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Parkinson’s Disease

Parkinson’s Disease

PARKINSON’S DISEASE

Parkinson’s disease is caused by progressive deterioration of nerve cells in a part of the brain known as the substantia nigra. These cells produce dopamine which works as a neutrotransmitter or signaling chemical between the substantia nigra and another part of the brain called the corpus striatum. Normal communication between these two parts facilitates smooth muscle movement. Low dopamine levels on the other hand cause a loss in the ability to control body movements.

Causes

The cause of Parkinson’s disease is not known but there is some evidence that it may be inherited or passed on from one family member to another through the genes. There is also some evidence that toxins in the environment may contribute to Parkinson’s disease by destroying the nerves. These toxins include some herbicides and pesticides as well as the mineral manganese.

Symptoms

The symptoms of Parkinson’s disease vary from person to person and include tremor or uncontrollable shaking which usually begins with a hand, leg or the fingers and is more likely to occur at rest. Bradykinesia or slowed movement is another symptom of Parkinson’s disease which makes simple tasks difficult. It often results in a slow walk with very small steps.

Rigidity or muscle stiffness is also associated with this condition and it can affect any part of the body though it usually begins in the shoulders and hips. A stooped or slouching posture and impaired balance are other signs of Parkinson’s disease. Automatic movements like blinking or smiling are also lost and result in a blank stare or what is known as a mask face. The speech may also be affected and become soft, slurred and more of a monotone.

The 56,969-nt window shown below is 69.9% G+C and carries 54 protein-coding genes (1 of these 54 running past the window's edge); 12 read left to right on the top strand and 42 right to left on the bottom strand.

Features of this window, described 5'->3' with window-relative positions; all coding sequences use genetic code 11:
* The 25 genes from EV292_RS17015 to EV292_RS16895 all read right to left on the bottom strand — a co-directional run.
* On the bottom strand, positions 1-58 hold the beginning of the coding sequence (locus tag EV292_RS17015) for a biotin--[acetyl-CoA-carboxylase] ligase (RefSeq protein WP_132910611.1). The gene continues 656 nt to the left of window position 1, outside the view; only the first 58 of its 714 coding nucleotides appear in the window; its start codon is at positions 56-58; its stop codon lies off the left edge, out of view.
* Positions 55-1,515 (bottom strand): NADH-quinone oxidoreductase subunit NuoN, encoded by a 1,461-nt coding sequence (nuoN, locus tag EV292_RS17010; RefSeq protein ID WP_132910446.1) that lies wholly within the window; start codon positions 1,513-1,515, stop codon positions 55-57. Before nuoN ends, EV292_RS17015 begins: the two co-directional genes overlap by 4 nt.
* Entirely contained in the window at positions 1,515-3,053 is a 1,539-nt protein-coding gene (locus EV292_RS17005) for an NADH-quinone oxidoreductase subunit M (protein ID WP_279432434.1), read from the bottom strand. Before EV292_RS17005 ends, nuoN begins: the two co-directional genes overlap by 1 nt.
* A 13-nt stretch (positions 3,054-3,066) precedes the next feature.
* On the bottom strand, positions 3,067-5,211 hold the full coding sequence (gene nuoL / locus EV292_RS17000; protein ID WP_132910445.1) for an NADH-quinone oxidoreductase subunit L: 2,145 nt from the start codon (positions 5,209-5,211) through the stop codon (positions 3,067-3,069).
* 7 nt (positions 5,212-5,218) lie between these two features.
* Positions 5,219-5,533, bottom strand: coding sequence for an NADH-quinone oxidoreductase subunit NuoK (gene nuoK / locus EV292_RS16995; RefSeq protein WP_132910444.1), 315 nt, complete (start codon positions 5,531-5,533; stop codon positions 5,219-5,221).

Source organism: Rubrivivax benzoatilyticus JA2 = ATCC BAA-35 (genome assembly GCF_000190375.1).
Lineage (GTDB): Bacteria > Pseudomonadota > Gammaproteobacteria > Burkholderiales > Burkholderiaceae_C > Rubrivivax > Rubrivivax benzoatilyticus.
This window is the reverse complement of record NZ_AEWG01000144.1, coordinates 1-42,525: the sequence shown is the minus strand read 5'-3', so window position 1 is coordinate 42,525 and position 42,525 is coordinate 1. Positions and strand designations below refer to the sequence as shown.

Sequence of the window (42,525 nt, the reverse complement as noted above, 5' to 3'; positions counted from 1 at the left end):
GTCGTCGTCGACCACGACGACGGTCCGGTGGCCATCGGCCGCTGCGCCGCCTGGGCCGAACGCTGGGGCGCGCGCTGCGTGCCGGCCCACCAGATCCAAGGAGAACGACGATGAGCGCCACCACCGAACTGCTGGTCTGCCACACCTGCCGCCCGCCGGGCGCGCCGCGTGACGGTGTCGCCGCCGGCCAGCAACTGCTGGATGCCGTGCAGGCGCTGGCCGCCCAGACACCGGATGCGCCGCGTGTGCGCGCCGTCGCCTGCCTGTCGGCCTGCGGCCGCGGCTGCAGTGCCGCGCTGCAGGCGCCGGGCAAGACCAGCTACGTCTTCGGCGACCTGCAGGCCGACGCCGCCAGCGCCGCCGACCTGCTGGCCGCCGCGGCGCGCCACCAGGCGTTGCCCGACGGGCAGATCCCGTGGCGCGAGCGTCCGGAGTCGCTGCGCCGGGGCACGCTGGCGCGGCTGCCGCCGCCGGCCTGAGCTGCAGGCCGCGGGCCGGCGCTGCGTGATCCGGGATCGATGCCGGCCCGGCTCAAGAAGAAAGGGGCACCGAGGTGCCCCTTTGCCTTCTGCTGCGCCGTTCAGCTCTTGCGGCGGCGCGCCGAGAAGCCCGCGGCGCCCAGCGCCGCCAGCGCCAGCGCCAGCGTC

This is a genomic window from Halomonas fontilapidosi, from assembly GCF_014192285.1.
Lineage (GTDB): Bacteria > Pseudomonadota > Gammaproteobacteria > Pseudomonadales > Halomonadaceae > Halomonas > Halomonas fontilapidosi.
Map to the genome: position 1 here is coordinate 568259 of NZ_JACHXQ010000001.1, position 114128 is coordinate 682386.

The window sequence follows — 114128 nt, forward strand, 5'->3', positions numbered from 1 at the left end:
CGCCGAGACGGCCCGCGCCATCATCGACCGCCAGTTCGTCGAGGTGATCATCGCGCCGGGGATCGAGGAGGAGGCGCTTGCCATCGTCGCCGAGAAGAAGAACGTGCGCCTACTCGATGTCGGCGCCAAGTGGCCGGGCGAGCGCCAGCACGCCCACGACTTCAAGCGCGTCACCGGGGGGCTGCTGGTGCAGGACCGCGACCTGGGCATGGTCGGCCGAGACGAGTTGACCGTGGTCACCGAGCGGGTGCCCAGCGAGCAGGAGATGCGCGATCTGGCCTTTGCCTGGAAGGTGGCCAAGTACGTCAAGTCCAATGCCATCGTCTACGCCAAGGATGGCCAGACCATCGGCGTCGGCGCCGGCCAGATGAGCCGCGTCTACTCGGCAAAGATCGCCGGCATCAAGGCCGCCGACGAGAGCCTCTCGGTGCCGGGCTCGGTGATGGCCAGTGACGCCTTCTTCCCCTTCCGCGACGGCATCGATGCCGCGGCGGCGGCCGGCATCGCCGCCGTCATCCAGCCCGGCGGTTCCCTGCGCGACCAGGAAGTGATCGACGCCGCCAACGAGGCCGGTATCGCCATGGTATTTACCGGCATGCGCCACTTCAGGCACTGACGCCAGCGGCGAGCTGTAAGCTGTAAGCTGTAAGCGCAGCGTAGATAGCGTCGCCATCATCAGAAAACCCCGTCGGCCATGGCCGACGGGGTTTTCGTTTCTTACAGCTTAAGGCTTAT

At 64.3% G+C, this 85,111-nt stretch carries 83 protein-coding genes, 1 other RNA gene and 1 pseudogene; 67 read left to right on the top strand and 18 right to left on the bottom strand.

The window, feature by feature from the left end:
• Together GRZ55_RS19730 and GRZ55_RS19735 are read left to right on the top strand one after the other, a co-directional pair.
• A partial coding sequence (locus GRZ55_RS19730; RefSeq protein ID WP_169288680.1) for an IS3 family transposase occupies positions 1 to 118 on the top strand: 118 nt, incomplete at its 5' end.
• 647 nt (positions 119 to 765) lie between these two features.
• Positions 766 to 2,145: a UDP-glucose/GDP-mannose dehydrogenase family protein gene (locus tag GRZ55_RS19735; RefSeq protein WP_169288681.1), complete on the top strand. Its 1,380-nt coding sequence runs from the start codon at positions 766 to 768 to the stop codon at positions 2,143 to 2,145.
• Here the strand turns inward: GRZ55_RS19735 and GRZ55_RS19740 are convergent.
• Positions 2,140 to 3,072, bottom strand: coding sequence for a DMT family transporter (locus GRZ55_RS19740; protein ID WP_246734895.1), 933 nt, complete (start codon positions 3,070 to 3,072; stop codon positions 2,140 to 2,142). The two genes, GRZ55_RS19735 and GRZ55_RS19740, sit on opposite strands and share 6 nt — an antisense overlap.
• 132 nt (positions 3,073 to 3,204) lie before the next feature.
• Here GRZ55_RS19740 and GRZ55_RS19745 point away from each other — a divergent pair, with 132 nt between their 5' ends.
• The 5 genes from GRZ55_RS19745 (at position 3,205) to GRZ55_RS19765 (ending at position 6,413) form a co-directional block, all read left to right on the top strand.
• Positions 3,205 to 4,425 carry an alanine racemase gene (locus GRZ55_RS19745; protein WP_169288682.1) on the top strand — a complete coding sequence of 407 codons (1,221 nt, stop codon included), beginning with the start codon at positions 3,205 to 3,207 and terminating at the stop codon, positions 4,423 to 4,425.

These symptoms usually develop gradually and are mild at first. They may even be unnoticed but as time passes, they become more severe.

Treatment

There is no cure for Parkinson’s disease and treatment is aimed at controlling the symptoms and improving the quality of life. This treatment includes the use of medications which increase dopamine levels in the brain like Carbidopa-levodopa (Parcopa, Sinemet). This drug enters the brain where it is converted to dopamine to help control symptoms like bradykinesia and rigidity. Side effects of Carbidopa-levodopa include nausea and lightheadedness.

Dopamine agonists are other medications which are used to treat Parkinson’s disease. These drugs mimic the effects of dopamine in the brain by stimulating its receptors. Examples include pramipexole (Mirapex), ropinirole (Requip) and rotigotine (Neupro). Side effects of dopamine agonists include nausea, lightheadedness, confusion, drowsiness, and hallucinations.

Supportive therapies like physiotherapy and speech therapy are also prescribed for patients with movement and speech problems.

Deep brain stimulation (DBS) is a surgical procedure that is used to treat persons with advanced Parkinson’s disease. In this operation the surgeon places electrodes in the brain which are connected to a battery operated pulse generator known as a neurostimulator that is implanted in the chest. This neurostimulator sends electrical impulses to the areas in the brain that control movement and helps manage tremors, rigidity, slowed movement and walking problems.

Research

The latest research from Duke Medicine, which was published on August 25, 2014 in JAMA Neurology, reveals that implanting deep brain stimulation devices does not have a greater risk of complications like bleeding and infections for patients who are older than 75 years when they are compared to those who are younger.

Support

Support groups for patients with Parkinson’s disease include the American Parkinson Disease Association (APDA) Middle Tennessee Chapter whose president is Wendy Nadeau. Their address is 2300 Patterson Street, Nashville, TN, 37203. Their website is www.mtparkinsons.org and they can be reached by email at apdaintn@aol.com They can also be contacted by phone at 800-493-2842 or 615-342-4635.

 

 

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Posted on

September 8, 2014